Secret Worlds: The Extraordinary Senses of Animals
bMartin Stevens explores the extraordinary variety of senses in the animal kingdom, and discusses the cutting-edge science that is shedding light on these secret worlds. /b
Our senses of vision, smell, taste, hearing, and touch are essential for us to respond to threats, communicate and interact with the world around us. This is true for all animals - their sensory systems are key to survival, and without them animals would be completely helpless. However, the sensory systems of other animals work very differently from ours. For example, many animals from spiders to birds can detect and respond to ultraviolet light, to which we are blind. Other animals, including many insects, rodents, and bats can hear high-frequency ultrasonic sounds well beyond our own hearing range. Many other species have sensory systems that we lack completely, such as the magnetic sense of birds, turtles, and other animals, or the electric sense of many fish. These differences in sensory ability have a major bearing on the ways that animals behave and live in different environments, and also affect their evolution and ecology.
In this book, Martin Stevens explores the remarkable sensory systems that exist in nature, and what they are used for. Discussing how different animal senses work, he also considers how they evolve, how they are shaped by the environment in which an animal lives, and the pioneering science that has uncovered how animals use their senses. Throughout, he celebrates the remarkable diversity of life, and shows how the study of sensory systems has shed light on some of the most important issues in animal behaviour, physiology, and evolution. He also describes evidence of the disruptive effects of human activities on the way other animals navigate the world.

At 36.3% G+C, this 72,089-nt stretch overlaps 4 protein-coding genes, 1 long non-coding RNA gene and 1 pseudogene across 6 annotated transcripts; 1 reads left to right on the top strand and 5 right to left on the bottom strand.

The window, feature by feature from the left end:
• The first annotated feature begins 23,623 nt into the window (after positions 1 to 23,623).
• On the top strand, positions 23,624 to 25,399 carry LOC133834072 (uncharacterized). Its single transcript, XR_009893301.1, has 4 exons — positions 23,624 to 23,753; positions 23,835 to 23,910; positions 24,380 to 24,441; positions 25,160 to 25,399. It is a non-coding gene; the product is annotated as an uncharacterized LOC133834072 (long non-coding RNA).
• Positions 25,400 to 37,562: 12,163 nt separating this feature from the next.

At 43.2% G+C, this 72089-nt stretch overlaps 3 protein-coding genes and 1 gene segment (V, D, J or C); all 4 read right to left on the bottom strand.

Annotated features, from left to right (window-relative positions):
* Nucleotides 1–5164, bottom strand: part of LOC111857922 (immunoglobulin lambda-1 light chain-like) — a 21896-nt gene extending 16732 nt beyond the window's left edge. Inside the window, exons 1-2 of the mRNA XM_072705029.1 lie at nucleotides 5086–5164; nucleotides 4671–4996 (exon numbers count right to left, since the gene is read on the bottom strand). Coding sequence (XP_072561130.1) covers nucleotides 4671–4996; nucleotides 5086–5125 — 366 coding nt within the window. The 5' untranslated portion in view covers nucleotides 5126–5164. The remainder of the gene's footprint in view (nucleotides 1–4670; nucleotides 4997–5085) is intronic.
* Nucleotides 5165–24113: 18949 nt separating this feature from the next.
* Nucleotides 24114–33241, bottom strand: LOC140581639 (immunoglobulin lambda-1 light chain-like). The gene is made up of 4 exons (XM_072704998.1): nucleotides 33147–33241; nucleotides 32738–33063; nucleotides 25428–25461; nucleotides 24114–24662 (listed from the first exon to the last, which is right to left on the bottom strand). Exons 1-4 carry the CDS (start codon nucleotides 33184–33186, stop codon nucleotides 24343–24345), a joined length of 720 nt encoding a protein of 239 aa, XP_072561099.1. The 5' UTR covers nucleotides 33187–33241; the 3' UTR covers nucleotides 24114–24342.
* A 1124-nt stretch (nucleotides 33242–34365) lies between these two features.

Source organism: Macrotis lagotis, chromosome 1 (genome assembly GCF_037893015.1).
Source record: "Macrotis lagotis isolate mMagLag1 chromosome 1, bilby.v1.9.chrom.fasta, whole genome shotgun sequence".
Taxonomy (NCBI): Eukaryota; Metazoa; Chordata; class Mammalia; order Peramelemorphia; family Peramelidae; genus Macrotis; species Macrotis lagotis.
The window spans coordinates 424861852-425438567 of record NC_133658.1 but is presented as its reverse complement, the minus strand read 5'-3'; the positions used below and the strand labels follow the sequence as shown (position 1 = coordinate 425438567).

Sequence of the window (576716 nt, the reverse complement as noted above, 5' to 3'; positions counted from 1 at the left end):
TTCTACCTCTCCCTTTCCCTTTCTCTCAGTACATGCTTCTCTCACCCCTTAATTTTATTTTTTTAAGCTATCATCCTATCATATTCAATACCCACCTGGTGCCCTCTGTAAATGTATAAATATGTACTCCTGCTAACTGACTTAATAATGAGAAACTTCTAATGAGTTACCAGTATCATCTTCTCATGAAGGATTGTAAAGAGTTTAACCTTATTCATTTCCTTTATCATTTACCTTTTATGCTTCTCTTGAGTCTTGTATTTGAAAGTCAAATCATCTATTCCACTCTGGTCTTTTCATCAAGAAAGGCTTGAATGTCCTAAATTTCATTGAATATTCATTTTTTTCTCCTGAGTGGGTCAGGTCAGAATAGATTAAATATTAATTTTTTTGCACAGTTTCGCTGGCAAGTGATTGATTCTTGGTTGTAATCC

About the Author
Martin Stevens, University of Exeter, Professor of Sensory and Evolutionary Ecology, University of Exeter Martin Stevens is Professor of Sensory and Evolutionary Ecology at the University of Exeter. His research has covered a wide range of areas, but much of his current work explores how animals change colour for camouflage, and how human impacts on the environment are affecting animal coloration and vision. He has authored over 120 scientific papers, two textbooks, and a popular science book on deception in nature Cheats and Deceits, (Oxford University Press, 2016). Stevens' work is frequently covered in the popular media, including by the New Scientist and the New York Times. He has appeared several times on radio and TV, such as on the BBC and on National Geographic, and has given a range of public lectures around the world.